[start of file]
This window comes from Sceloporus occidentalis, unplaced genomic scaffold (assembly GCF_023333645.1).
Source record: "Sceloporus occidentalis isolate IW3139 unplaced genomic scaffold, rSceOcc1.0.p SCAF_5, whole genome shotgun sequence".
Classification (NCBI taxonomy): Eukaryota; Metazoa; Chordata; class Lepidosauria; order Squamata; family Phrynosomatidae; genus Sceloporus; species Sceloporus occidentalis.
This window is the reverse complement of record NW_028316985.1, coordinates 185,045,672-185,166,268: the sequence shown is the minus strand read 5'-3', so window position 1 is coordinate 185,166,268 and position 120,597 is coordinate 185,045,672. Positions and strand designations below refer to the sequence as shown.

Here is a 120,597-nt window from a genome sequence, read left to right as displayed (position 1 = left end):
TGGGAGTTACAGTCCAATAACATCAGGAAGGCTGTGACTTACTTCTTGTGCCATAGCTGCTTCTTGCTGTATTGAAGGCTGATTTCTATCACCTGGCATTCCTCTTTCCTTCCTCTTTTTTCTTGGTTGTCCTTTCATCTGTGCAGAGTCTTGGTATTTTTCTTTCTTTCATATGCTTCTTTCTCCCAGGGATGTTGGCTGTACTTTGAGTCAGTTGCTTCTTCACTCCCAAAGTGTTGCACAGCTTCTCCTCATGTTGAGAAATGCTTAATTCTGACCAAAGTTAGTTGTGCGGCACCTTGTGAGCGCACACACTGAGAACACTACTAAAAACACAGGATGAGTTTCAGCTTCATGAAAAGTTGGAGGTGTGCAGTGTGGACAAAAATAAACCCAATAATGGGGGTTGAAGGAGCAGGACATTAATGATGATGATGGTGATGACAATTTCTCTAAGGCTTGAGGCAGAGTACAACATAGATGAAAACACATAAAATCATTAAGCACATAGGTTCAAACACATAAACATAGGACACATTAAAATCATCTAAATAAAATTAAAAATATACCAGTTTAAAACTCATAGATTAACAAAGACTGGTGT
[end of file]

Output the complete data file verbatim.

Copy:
This window comes from Sceloporus occidentalis, unplaced genomic scaffold (assembly GCF_023333645.1).
Source record: "Sceloporus occidentalis isolate IW3139 unplaced genomic scaffold, rSceOcc1.0.p SCAF_5, whole genome shotgun sequence".
Classification (NCBI taxonomy): Eukaryota; Metazoa; Chordata; class Lepidosauria; order Squamata; family Phrynosomatidae; genus Sceloporus; species Sceloporus occidentalis.
This window is the reverse complement of record NW_028316985.1, coordinates 185,045,672-185,166,268: the sequence shown is the minus strand read 5'-3', so window position 1 is coordinate 185,166,268 and position 120,597 is coordinate 185,045,672. Positions and strand designations below refer to the sequence as shown.

Here is a 120,597-nt window from a genome sequence, read left to right as displayed (position 1 = left end):
TGGGAGTTACAGTCCAATAACATCAGGAAGGCTGTGACTTACTTCTTGTGCCATAGCTGCTTCTTGCTGTATTGAAGGCTGATTTCTATCACCTGGCATTCCTCTTTCCTTCCTCTTTTTTCTTGGTTGTCCTTTCATCTGTGCAGAGTCTTGGTATTTTTCTTTCTTTCATATGCTTCTTTCTCCCAGGGATGTTGGCTGTACTTTGAGTCAGTTGCTTCTTCACTCCCAAAGTGTTGCACAGCTTCTCCTCATGTTGAGAAATGCTTAATTCTGACCAAAGTTAGTTGTGCGGCACCTTGTGAGCGCACACACTGAGAACACTACTAAAAACACAGGATGAGTTTCAGCTTCATGAAAAGTTGGAGGTGTGCAGTGTGGACAAAAATAAACCCAATAATGGGGGTTGAAGGAGCAGGACATTAATGATGATGATGGTGATGACAATTTCTCTAAGGCTTGAGGCAGAGTACAACATAGATGAAAACACATAAAATCATTAAGCACATAGGTTCAAACACATAAACATAGGACACATTAAAATCATCTAAATAAAATTAAAAATATACCAGTTTAAAACTCATAGATTAACAAAGACTGGTGT